Unprotected dams push salmon to the brink

The Kennebec and Androscoggin rivers once teemed with salmon runs of 100,000 or more — but now almost no Atlantic salmon return to the rivers each year.

Unprotected turbines at dams along the rivers are among the leading causes of the declining salmon populations. The dams kill and injure migrating salmon when they attempt to pass through the dams’ rotating blades — akin to having fish swim through the rotating blades of a giant window fan.

To make matters worse, dam owners have refused to implement simple protection measures that have been successfully adopted elsewhere, such as installing effective devices to divert salmon from turbines.

Environment Maine sues to save the salmon

With the number of Atlantic salmon perilously low, the need for action to protect the fish and their habitat is urgent.

In early 2011, Environment Maine and Friends of Merrymeeting Bay sued multiple dam owners and operators on the rivers for failing to take simple, inexpensive measures to protect the salmon.

Since the salmon populations in both rivers are on the Endangered Species List, the dam owners’ negligence violates federal law.

This summer, in a preliminary victory, the courts rejected attempts by the power companies to dismiss the cases.


Preservation Updates

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Letter to the editor, June 8, 2011: Save LURC

Thomas Varney writes about his positive experiences with LURC in a letter to the editor.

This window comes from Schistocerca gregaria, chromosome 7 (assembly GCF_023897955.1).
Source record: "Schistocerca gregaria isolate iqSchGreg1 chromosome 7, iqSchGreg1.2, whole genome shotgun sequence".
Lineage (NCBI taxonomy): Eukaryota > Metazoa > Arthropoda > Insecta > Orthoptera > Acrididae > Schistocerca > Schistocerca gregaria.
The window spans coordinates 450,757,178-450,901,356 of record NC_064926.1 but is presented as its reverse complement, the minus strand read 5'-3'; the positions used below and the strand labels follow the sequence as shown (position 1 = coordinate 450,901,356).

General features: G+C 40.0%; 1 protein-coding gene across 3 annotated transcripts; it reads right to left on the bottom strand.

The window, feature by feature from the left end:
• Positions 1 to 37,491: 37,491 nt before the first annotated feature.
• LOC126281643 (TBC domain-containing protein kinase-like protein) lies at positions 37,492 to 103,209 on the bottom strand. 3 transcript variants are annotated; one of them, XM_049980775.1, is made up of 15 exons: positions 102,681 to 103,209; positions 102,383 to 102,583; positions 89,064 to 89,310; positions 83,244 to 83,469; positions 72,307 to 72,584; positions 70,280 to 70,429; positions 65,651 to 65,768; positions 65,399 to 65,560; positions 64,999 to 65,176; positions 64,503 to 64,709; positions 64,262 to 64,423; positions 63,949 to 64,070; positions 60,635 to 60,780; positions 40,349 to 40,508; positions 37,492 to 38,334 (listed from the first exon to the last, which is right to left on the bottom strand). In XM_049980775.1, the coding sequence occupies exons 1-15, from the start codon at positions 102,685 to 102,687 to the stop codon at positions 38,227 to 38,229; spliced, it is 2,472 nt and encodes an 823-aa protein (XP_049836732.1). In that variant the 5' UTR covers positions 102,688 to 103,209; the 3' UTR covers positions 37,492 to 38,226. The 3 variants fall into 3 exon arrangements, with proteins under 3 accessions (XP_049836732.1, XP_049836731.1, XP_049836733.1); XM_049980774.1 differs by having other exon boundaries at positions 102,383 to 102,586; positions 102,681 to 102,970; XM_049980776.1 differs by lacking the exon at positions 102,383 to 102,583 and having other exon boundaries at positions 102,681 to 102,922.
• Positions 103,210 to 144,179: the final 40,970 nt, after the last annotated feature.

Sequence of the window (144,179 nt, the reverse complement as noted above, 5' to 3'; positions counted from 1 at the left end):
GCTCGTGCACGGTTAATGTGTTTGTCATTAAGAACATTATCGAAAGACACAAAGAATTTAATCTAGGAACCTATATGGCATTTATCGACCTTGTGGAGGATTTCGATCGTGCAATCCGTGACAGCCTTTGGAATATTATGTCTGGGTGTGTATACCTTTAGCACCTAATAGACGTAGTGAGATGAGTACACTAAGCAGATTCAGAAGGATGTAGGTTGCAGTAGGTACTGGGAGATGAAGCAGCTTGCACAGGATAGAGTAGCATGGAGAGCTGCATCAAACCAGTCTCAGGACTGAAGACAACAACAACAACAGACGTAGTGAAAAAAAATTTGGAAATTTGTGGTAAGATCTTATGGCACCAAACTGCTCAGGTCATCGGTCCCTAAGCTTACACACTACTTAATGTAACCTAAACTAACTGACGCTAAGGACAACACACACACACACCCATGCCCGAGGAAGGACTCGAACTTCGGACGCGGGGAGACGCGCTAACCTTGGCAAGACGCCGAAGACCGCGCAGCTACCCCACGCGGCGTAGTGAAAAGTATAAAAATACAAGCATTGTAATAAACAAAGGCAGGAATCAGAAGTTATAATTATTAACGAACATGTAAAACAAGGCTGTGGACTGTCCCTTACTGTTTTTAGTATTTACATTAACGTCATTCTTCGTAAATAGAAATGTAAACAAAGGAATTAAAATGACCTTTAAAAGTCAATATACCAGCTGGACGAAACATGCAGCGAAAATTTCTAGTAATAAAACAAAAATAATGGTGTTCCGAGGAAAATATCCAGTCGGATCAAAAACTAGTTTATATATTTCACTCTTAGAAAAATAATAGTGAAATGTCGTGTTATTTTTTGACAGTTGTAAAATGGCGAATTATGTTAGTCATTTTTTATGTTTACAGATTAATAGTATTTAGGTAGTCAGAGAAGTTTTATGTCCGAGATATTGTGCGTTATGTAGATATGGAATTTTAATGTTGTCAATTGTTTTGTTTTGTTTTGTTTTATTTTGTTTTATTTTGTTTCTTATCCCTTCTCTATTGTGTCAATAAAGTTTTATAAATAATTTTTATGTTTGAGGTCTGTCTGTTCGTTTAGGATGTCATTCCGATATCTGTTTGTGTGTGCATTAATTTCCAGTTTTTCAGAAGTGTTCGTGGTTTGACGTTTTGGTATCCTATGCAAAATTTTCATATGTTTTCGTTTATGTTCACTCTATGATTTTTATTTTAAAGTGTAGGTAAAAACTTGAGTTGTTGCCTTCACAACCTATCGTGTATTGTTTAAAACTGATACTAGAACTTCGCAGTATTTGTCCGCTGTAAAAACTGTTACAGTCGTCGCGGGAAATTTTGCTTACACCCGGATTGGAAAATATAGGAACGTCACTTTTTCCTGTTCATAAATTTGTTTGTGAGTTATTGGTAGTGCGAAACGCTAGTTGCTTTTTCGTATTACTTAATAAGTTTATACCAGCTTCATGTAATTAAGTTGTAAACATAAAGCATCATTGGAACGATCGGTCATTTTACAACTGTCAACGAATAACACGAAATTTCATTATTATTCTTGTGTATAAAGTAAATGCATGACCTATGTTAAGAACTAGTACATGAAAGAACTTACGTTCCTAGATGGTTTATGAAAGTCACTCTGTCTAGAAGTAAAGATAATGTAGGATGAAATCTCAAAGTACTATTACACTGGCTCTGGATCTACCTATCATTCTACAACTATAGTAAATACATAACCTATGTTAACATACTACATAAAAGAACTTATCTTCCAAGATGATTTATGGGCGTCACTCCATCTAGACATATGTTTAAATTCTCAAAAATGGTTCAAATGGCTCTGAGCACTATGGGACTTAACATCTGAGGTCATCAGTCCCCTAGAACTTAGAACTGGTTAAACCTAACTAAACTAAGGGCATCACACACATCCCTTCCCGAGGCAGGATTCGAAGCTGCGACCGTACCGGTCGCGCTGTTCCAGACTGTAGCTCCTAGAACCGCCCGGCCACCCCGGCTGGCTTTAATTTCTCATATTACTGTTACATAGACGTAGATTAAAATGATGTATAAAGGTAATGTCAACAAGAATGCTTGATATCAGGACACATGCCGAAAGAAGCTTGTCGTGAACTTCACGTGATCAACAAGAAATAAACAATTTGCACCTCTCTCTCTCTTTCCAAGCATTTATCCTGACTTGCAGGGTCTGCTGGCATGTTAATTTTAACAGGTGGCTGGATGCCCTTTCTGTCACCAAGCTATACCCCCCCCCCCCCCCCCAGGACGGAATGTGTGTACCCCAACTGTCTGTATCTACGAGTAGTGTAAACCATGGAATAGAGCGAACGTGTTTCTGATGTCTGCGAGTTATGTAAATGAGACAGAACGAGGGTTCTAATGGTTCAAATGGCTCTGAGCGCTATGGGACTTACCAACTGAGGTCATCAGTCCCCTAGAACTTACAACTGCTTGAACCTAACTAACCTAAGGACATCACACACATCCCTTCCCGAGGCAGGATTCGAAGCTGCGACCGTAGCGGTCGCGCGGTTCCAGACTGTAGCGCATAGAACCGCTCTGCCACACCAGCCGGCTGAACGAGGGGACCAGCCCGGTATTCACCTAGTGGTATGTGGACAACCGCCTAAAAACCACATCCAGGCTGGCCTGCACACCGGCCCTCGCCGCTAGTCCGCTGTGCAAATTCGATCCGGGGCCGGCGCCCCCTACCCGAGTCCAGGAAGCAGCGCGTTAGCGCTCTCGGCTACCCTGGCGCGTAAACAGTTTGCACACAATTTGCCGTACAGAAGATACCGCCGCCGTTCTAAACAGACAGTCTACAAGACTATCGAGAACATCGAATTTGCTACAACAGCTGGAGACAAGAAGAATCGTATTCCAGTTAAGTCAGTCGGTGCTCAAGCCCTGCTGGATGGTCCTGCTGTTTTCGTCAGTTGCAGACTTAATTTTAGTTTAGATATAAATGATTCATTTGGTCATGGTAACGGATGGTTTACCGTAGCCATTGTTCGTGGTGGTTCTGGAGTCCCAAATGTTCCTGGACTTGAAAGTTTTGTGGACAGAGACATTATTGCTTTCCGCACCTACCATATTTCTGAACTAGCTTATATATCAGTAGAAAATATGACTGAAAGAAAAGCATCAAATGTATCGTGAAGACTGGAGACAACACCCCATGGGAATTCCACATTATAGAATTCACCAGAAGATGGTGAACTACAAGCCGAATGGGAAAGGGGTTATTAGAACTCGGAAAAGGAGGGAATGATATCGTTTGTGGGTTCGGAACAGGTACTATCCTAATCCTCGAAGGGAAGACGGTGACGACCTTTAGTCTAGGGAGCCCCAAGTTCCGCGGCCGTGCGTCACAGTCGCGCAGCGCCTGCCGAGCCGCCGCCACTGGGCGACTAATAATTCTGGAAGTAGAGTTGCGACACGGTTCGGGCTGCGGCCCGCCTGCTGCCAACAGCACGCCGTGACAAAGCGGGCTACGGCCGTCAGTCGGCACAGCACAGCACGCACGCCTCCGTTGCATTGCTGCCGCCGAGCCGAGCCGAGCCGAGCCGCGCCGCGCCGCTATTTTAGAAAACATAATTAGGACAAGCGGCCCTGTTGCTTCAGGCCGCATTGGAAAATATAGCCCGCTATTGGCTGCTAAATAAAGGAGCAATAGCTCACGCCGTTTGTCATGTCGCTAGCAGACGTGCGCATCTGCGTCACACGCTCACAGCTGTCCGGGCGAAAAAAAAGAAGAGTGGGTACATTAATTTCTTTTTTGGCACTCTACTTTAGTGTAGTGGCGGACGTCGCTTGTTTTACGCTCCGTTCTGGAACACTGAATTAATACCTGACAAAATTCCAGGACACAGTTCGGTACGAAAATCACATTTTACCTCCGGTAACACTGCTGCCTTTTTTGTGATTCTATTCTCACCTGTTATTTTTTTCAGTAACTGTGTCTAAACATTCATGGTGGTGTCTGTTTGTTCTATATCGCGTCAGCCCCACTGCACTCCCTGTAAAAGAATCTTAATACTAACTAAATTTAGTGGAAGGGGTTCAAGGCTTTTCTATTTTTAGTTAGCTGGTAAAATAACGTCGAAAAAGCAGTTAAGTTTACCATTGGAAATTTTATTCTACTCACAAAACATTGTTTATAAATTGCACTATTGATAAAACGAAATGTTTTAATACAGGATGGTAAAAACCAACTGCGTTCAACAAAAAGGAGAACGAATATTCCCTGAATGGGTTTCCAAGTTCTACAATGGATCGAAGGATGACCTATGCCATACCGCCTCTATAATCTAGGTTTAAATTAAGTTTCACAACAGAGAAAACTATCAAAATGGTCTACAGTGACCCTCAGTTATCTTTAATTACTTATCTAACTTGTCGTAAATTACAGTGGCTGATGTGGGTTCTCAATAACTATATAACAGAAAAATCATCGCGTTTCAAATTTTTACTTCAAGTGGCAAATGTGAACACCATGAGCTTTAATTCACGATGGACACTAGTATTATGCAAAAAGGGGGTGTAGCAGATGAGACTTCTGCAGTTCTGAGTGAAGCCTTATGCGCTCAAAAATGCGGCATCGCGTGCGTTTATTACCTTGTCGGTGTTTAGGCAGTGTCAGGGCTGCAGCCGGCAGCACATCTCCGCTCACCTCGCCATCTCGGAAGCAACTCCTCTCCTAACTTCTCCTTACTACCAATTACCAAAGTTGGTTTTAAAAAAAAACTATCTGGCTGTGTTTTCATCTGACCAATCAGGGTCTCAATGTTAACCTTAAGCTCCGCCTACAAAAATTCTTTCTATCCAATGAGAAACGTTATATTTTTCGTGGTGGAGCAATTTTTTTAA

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Letters to the editor, May 29, 2011: Abolishing LURC would do North Woods no good at all

As a Mainer, hiker and resident, Laura Suarez is disappointed at the little coverage given to Gov. LePage's attacks on the North Woods.

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Legislature should take more time on LURC

A legislative committee took a step in the right direction this week by saying it needed more time to implement a plan to abolish the Land Use Regulation Commission and shift all its authority to county governments. The committee ought to go a little further, however, and take the time to ask if abolishing LURC is really a good idea at all.

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Abolishing LURC won't solve anything

While there may be issues with LURC, abolishing it would fix nothing, and would poorly serve the state. The counties are, at least at present, a very poor substitute for what has become a state function. Historically, counties have not engaged to any significant degree in the planning, permitting and enforcement functions that are an absolute necessity.

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Keep the Dark Patch Dark - Don't 'Reform' LURC

The Maine Woods are much different now. But they still display a great patch of darkness on the iconic nighttime satellite photos. This remote, largely undeveloped region has been privately owned for 1½ centuries. But the pressures for change are growing stronger. Resisting those pressures, with its finger in the dike, has been the Land Use Regulation Commission.

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